As a Windows System Administrator, I am sometimes asked to repair laptops for friends and co-workers. Even today, I am stunned at how many times an OS has been hacked, exploited, damaged, or just plain runs like molasses in the winter time. You might think that over the 15 years, of various Operating systems, and the collection of great minds working on great strides towards better code, that these issues would be nonexistent. At least they would be less than they are today.
No such luck. The latest problem I encountered is a root kit, embedded inside Windows 10. How does this happen? Well pops up ask or warn you, or for that matter they can say, "hey, do you like Chocolate?" You hit Yes, and the thing installs. Amazing at the ingenuity of the hackers and crackers today. If they spent just half of their resolve, they would be making great sums of money.
What is a root kit? Google says it best...
- "a set of software tools that enable an unauthorized user to gain control of a computer system without being detected."
Some root kits are good, many are bad. If you are not aware of it, it is probably bad.
Anyway, as with many of us, the original discs were missing or lost. New systems today don't even have original discs. Companies insist that you create your own set of backup discs or USB backup utilities. I URGE YOU, right now to go create them.. even before finishing this read. Seems the HP laptop came with Windows 8.1, and on the site have only Windows 8.1 compatible drivers available for some of the hardware components. So Windows 8.1 it was. At least HP offered the re-install "discs" on a USB drive for $50. A bit steep, but in the long run worth it.
Why? See the OS that comes from the vendors now have the activation codes set to be automatic. No longer does one have to type in the long series of codes from a sticker plastered on the bottom of the laptop or PC. Matter of fact, there are no stickers anymore for many modern PCs and laptops.
I re-installed the OS, after I saved the users data to a CD. The tool clears the drive, wipes it clean, and installs the pristine OS windows 8.1. Awesome. Now, copy the users data to the laptop, and finished? Well, not quite, his apps can not be re-installed, since there are no discs. Many are a few years old, and not available. One in particular will need to be re-purchased. Users doesn't mind, but it is a hassle. This way he will have the latest an greatest software, updated, and will have backup media, if ordered.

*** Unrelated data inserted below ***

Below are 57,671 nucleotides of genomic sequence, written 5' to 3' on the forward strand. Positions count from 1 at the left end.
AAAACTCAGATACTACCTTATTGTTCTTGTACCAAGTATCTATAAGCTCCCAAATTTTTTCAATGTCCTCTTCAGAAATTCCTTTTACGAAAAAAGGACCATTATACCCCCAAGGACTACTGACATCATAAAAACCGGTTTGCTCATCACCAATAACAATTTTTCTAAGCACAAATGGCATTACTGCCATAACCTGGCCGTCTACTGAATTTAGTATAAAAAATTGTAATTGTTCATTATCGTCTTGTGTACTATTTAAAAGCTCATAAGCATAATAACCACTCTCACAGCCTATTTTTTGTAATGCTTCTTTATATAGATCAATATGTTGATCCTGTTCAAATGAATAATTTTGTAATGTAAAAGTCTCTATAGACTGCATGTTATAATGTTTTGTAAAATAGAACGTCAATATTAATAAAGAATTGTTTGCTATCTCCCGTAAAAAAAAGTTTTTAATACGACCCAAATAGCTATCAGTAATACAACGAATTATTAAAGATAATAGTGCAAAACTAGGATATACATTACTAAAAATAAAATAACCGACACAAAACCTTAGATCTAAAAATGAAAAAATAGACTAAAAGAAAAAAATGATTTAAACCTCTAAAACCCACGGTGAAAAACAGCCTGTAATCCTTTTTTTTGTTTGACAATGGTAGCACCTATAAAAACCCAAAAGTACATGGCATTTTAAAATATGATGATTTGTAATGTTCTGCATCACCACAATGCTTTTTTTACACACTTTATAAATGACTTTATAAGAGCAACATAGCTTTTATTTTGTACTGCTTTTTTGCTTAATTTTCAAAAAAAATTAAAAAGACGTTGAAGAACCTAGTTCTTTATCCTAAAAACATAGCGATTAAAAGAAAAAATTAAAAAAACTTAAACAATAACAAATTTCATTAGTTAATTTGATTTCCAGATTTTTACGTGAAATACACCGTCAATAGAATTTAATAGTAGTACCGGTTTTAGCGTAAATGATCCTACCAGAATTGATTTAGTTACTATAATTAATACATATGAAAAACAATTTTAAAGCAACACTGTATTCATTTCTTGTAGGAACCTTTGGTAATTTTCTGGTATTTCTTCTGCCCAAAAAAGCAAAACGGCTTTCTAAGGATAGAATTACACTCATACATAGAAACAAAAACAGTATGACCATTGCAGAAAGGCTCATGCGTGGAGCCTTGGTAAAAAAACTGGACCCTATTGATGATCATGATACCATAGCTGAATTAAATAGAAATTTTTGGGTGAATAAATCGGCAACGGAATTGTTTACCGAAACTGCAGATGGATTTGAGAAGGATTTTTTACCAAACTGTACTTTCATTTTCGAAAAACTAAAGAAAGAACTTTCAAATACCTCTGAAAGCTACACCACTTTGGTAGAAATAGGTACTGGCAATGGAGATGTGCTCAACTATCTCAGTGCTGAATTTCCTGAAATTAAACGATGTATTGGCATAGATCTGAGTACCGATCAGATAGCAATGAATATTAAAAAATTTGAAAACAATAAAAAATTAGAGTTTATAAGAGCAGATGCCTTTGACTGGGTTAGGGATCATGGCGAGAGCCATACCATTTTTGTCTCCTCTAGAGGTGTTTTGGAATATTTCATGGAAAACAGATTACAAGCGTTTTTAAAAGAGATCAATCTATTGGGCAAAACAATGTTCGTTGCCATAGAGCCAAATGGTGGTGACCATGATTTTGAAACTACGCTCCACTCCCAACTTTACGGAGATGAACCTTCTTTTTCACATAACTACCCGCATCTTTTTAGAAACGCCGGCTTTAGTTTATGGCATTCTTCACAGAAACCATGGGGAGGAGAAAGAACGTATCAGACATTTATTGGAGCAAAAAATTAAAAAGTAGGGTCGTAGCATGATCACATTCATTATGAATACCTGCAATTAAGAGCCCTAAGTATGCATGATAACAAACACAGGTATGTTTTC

After it was loaded, files copied, time to do updates. But no luck. Updates would not work. The windows 8.1 interface, in all it mono chromatic blocky self, didn't provide any errors, codes or problems pop ups. It just keep looking, and looking, and looking for updates. Many hours went by, several days n a row, and even one full weekend for around 12 hours. So I am no Einstein, but I think it has a problem. A bit of searching the net provides some ideas from various people. One such solution, I believe based on experience, is probably the right one. The Update engine needs to be updated to the latest version, so it talks the proper language back to the mother ship. I turn off the auto update, something I can not do in 10, to ensure update problems don't cancel each other rout. I apply Windows8.1-KB3138615-x64.msu, and restart. I run Windows Update manually, check for updates, and let it run for about 15 minutes. It finally comes back with a magic screen saying, updates need to be applied. Woo Hoo! I check out the list, and it is some 2 GIG of updates. Thanks goodness for cable internet speeds.
In my next post I plan to let you know how all went to conclusion, and will provide you some tips on how to guard against root kits, viruses, trojans, and hackers. I also plan to give you some opinions on Windows 8.1 against Windows 7, and Windows 10.